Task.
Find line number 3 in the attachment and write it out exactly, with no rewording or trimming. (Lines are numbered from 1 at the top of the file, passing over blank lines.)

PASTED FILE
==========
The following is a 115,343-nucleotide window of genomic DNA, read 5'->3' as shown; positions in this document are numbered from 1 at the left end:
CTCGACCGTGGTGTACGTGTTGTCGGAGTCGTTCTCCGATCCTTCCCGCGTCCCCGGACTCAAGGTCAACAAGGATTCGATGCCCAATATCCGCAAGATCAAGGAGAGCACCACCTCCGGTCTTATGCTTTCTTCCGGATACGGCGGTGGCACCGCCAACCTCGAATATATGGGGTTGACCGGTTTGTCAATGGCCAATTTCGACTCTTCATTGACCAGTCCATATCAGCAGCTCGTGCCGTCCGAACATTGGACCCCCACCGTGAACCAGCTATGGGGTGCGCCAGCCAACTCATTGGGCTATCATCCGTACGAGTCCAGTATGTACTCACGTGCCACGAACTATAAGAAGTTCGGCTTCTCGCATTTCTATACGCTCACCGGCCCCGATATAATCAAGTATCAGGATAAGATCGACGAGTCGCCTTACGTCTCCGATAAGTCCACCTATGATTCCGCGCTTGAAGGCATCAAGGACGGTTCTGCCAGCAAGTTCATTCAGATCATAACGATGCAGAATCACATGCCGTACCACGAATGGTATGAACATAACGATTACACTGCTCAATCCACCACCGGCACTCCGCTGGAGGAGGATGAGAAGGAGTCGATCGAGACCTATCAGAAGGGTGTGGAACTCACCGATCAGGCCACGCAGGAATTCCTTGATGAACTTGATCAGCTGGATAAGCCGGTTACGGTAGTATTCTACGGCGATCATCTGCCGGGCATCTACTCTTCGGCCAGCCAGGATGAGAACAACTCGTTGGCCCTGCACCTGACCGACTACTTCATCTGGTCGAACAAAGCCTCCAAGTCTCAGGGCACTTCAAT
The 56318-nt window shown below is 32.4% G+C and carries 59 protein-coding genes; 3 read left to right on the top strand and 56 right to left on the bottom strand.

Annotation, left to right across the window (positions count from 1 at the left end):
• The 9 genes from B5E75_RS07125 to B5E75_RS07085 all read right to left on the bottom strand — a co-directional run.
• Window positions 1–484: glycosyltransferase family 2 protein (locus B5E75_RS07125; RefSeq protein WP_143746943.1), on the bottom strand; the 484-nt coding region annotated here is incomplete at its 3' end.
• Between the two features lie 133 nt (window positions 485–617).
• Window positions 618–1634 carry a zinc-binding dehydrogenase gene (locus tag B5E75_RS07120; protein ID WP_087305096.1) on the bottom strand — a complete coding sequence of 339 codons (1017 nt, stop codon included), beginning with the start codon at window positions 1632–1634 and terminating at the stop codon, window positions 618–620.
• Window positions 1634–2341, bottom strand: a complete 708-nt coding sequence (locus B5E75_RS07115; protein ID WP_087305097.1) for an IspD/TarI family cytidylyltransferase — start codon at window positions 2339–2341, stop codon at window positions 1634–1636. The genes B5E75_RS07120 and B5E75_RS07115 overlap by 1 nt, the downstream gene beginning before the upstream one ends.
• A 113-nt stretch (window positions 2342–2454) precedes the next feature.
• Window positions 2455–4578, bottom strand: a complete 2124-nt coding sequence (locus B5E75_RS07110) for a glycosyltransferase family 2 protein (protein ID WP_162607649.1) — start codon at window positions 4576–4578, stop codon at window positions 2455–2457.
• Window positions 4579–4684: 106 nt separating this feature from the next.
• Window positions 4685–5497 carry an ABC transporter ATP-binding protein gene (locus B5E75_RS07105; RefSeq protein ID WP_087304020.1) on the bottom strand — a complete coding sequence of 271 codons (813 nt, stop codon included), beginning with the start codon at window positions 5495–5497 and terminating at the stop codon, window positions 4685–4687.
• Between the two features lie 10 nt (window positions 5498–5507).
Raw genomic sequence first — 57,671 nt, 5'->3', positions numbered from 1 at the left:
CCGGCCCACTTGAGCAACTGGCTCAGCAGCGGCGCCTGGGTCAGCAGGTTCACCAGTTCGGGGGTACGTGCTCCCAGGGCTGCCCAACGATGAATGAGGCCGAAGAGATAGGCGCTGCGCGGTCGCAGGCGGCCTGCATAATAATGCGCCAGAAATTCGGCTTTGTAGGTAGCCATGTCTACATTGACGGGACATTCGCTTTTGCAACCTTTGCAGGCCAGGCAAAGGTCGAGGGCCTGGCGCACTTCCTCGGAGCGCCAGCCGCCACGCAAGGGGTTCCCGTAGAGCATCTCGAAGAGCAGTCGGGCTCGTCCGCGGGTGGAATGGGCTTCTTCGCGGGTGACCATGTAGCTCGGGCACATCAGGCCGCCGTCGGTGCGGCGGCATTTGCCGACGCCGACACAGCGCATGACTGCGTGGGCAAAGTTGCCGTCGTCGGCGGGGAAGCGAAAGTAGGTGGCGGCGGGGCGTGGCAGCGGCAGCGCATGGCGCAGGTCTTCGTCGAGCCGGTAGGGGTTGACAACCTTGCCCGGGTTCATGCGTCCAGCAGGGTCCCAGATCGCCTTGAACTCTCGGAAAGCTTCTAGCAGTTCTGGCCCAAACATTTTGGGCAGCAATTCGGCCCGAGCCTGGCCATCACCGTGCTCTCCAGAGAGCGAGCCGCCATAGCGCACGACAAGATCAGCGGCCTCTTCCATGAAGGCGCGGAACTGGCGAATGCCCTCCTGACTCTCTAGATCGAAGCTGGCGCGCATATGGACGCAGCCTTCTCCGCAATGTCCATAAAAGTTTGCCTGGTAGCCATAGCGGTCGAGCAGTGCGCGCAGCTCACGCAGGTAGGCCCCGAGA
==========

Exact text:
The 56318-nt window shown below is 32.4% G+C and carries 59 protein-coding genes; 3 read left to right on the top strand and 56 right to left on the bottom strand.